Bribery Act Guidance: A Common Sense, Risk-Based Approach | White & Case LLP International Law Firm, Global Law Practice
Bribery Act Guidance: A Common Sense, Risk-Based Approach

Bribery Act Guidance: A Common Sense, Risk-Based Approach

Further to our last client alert on the Bribery Act, the government has published its long-awaited "Guidance about procedures which relevant commercial organisations can put into place to prevent persons associated with them from bribing" and has confirmed that the Act will now come into force on 1 July this year.

The government guidance (which has been materially revised from the draft published late last year and which has a wider scope than is suggested by its title), and the Joint Prosecution Guidance from the Serious Fraud Office (SFO) and the Director of Public Prosecutions were both published yesterday. They make clear that companies should adopt a risk-based and proportionate approach and address certain aspects of the Act that were identified by the business community as being of concern, namely:

(1) whether a non UK-based company will fall within the scope of the corporate offence merely by reason of a listing on the London Stock Exchange; and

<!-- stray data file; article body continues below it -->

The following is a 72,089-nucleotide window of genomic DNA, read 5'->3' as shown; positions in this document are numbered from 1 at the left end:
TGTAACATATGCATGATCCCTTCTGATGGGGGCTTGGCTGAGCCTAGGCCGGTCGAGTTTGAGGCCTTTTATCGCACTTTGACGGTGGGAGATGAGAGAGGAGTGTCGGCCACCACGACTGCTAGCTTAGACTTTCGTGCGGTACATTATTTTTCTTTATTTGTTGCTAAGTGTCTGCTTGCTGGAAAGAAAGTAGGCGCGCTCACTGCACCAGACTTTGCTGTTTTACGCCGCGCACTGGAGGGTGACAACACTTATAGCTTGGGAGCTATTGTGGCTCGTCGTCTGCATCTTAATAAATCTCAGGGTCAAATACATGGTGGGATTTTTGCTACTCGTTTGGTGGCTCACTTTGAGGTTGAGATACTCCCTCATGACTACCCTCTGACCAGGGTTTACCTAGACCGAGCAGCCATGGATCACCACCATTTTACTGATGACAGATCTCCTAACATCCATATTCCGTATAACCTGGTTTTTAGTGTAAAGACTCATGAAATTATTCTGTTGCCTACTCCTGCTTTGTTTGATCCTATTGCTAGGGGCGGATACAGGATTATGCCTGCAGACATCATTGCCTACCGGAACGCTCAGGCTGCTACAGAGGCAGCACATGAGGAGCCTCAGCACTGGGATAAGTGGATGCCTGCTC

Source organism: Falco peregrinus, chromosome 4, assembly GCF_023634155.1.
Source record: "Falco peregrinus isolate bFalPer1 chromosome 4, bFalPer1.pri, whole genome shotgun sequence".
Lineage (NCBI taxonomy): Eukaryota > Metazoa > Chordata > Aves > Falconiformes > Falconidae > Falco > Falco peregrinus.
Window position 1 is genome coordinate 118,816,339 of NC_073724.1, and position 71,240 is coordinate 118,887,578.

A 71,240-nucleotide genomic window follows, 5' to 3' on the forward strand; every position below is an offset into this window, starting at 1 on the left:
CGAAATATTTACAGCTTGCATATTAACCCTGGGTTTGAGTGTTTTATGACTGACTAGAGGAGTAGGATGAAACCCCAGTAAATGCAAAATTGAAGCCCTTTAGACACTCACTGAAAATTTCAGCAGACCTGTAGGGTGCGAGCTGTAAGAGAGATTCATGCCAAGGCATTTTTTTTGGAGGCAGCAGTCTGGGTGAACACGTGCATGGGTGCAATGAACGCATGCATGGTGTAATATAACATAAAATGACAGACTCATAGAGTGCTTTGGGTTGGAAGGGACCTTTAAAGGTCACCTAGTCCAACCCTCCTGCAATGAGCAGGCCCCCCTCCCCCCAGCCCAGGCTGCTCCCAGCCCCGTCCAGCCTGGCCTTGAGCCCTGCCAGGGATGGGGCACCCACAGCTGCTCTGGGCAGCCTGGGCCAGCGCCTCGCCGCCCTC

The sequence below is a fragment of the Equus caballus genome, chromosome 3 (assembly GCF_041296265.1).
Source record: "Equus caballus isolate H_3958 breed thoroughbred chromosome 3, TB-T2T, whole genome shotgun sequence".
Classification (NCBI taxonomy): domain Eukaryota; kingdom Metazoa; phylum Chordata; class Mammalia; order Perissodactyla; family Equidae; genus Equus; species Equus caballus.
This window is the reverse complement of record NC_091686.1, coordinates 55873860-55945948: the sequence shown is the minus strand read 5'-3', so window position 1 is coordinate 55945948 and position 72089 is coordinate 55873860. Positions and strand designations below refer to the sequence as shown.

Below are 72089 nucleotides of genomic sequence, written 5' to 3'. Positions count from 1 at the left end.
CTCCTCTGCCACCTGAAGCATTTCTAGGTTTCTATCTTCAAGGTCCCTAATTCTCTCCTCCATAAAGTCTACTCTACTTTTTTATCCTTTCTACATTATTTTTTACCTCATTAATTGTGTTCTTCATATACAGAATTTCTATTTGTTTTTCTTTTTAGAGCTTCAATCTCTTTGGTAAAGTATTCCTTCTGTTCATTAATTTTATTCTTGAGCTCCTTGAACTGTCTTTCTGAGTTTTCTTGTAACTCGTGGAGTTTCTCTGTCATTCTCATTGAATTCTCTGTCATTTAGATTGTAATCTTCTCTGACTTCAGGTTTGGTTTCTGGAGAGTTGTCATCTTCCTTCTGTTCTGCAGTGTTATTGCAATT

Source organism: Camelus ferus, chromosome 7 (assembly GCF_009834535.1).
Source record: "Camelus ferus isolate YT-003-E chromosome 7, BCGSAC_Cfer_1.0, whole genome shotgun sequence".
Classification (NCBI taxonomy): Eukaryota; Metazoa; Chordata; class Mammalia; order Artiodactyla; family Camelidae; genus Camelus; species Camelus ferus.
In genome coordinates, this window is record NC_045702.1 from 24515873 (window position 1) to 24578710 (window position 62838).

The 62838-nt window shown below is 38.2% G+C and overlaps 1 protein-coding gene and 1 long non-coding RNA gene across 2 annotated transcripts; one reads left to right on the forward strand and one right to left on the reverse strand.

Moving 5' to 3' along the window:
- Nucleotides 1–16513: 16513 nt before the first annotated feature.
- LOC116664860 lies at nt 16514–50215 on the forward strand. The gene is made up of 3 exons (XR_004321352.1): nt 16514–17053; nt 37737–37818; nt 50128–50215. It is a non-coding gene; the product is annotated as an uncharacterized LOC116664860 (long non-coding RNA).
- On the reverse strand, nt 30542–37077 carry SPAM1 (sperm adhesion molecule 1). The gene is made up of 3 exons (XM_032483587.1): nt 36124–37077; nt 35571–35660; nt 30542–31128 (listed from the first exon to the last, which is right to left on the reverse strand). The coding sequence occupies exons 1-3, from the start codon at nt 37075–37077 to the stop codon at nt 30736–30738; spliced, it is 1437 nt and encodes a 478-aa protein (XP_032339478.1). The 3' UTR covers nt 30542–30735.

(2) the boundaries of the corporate offence in respect of acts by suppliers, joint venture partners, subsidiaries and other third parties.

The guidance also addresses other areas of the Act, namely:

(1) the Act's application to typical corporate hospitality expenditure; and
(2) facilitation payments.

After both sets of guidance, unanswered questions concerning the scope and application of the Act remain to be addressed through the exercise of prosecutorial discretion and judicial decision, resulting in continuing uncertainty for businesses. We anticipate that the SFO will be looking to bring test cases soon after the Act comes into force on 1 July 2011. Accordingly, companies should use the next three months to review their procedures and culture in line with the six principles set forth in the guidance and discussed below.

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